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MWL notes: Martinez the next Pedro?06/09/2011 10:00 AM ET
By Curt Rallo / Special to MLB.com
Quad Cities catcher Robert Stock fires out his description of pitcher Carlos Martinez as quickly as Martinez can fire a strike across the plate, and the description is just as lively as a Martinez fastball.
"He's electric," Stock said. "He's not the biggest of guys. He's skinny and young. His motion sure doesn't look 100 percent to me, but then the ball comes out and it's in the upper 90s. It's certainly everything that electric would entail."
Martinez is a 6-foot, 165-pound right-hander with a fastball that averages 97 mph and frequently touches 100. The native of Colinas Del Sur, Dominican Republic, dreamed of reaching the Major Leagues as a shortstop, but a $1.5 million signing bonus from the Cardinals changed his path.
"I miss playing shortstop," Martinez said through a translator. "The first time the Cardinals talked to me about being a pitcher, I said I don't want to pitch. I want to be a shortstop. But if being a pitcher is the best way I can make it to the Majors, then I'll work hard at being a pitcher."
Although Martinez can't contain a shy smile at the thought of at least being able to hit as a pitcher in the National League, pitching has been his total focus since he took the mound about a year ago.
"The first time I went to the mound, I felt like a freshman, because it was the first time I was going to pitch. But after that spring, I felt more comfortable," recalled Martinez, who went 3-2 with a 0.76 ERA and 78 strikeouts in 12 starts in the Dominican Summer League last year. "I really have to focus on being a pitcher. I have to forget about being a shortstop and being a hitter. I have to learn a lot, mostly about throwing an out pitch."
Stock said Martinez is making the transition effectively.
"He's learning," Stock said. "It's tough. When you throw it so hard ... I know he wants to develop his curveball and his change-up, but at times, if you're throwing faster than guys can catch up, and then you throw a change-up, you're just helping the batter out. Right now, the biggest thing he's working on is fastball command. Once he gets that, it'll really make his off-speed pitches better."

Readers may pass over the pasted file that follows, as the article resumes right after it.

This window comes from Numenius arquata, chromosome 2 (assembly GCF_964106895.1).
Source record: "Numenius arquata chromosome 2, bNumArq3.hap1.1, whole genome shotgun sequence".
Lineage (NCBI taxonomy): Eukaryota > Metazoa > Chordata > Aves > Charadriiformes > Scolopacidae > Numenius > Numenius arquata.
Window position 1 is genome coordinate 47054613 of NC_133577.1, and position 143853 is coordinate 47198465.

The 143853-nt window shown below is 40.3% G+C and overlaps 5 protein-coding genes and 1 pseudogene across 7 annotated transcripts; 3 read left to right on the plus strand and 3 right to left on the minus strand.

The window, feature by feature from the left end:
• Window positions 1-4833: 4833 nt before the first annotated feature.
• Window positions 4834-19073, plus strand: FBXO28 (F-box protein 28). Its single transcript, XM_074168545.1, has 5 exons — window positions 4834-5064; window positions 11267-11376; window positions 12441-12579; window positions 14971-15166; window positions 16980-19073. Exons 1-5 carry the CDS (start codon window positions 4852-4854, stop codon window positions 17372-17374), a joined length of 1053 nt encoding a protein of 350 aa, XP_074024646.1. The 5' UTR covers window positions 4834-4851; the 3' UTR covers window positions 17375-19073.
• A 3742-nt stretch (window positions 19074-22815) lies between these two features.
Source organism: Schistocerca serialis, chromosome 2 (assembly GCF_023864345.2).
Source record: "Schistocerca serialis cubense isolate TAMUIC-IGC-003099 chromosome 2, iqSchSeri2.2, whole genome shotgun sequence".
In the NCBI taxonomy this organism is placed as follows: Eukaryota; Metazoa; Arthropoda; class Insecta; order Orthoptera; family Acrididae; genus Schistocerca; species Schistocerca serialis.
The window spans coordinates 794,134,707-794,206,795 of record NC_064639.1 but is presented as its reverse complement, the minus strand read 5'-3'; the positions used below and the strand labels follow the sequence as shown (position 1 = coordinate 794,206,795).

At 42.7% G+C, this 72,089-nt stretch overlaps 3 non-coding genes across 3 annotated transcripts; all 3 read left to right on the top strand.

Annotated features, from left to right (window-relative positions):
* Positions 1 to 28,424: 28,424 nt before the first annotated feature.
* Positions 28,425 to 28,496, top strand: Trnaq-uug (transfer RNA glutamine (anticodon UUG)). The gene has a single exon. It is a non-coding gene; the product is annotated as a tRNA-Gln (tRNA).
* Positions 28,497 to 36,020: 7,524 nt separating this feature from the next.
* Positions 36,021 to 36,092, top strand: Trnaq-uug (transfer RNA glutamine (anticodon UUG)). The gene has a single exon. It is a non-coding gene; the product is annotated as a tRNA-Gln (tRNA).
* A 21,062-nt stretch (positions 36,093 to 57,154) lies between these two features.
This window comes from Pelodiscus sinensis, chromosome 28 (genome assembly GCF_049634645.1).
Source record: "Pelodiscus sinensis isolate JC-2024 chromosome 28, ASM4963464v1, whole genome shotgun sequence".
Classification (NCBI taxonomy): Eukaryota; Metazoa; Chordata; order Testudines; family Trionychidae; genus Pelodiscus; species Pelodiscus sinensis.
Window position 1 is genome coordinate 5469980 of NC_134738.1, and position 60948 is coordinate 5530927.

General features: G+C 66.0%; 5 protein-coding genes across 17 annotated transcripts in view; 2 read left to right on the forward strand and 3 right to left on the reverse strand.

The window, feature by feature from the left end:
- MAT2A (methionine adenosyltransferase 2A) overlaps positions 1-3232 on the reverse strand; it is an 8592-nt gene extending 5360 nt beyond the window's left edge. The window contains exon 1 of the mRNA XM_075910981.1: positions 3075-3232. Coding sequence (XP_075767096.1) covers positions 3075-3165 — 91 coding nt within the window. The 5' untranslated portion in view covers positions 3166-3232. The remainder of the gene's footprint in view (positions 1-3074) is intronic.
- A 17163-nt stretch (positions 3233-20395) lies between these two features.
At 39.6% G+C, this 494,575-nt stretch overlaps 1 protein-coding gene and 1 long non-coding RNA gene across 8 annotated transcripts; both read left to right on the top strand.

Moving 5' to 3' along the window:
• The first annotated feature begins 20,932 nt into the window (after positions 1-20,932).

Martinez is relying on his hitting background.
"It helps having been a hitter, because I know what hitters are looking for," Martinez said. "If it's a 2-2 count, they may be looking for a curveball or another certain pitch, and I know what I have to throw."
According to Cardinals' Minor League pitching coordinator Dyar Miller, the organization has had a lot of success converting position players to pitchers.
"If you have a good arm, it's not a tough transition," Miller said. "In our organization, Jason Motte is a conversion guy. We've had a lot of conversion guys. It's not really that hard.
"Carlos has a special arm," Miller added. "It's quick. The ball flies out of his hand. He's athletic. He has a good future ahead of him. If he stays healthy and continues on the same path, he's going to be a 1-2-3 guy in the rotation in the Majors. He reminds me of Pedro Martinez. He's the same size and has the same type stuff."
Streak buster: Dayton's switch-hitting catcher, Tucker Barnhart, had a 13-game hitting streak come to an end against Beloit on June 2, the second-longest in the Midwest League this season. The 20-year-old Indiana native was 17-for-43 during the span, boosting his batting average from .260 to .310.
Sudden impact: Rico Noel joined the Fort Wayne TinCaps from Lake Elsinore of the California League and smacked three homers among his first nine hits. The 2010 fifth-round pick homered once last season between Eugene and Fort Wayne. Despite the power surge, Noel is hitting .186 with the TinCaps, though he has seven walks and has been hit by a pitch five times since joining the team May 14.
Dazzling debut: Nineteen-year-old Javier Azcona joined West Michigan on Monday from extended spring training and slugged a three-run homer in the top of the ninth inning to snap a 1-1 tie and give the Whitecaps a 4-1 victory against Peoria in his debut. Azcona, hitless in his first three at-bats, clubbed a full-count, two-out pitch for the homer.
Time warp: Scheduled days off don't seem to agree with Wisconsin. The Timber Rattlers have had three scheduled off days this season -- April 24, May 16 and June 6 -- and the Rattlers have been shut out at home after all three days off (Quad Cities, 5-0; Beloit, 7-0; Lake County, 9-0).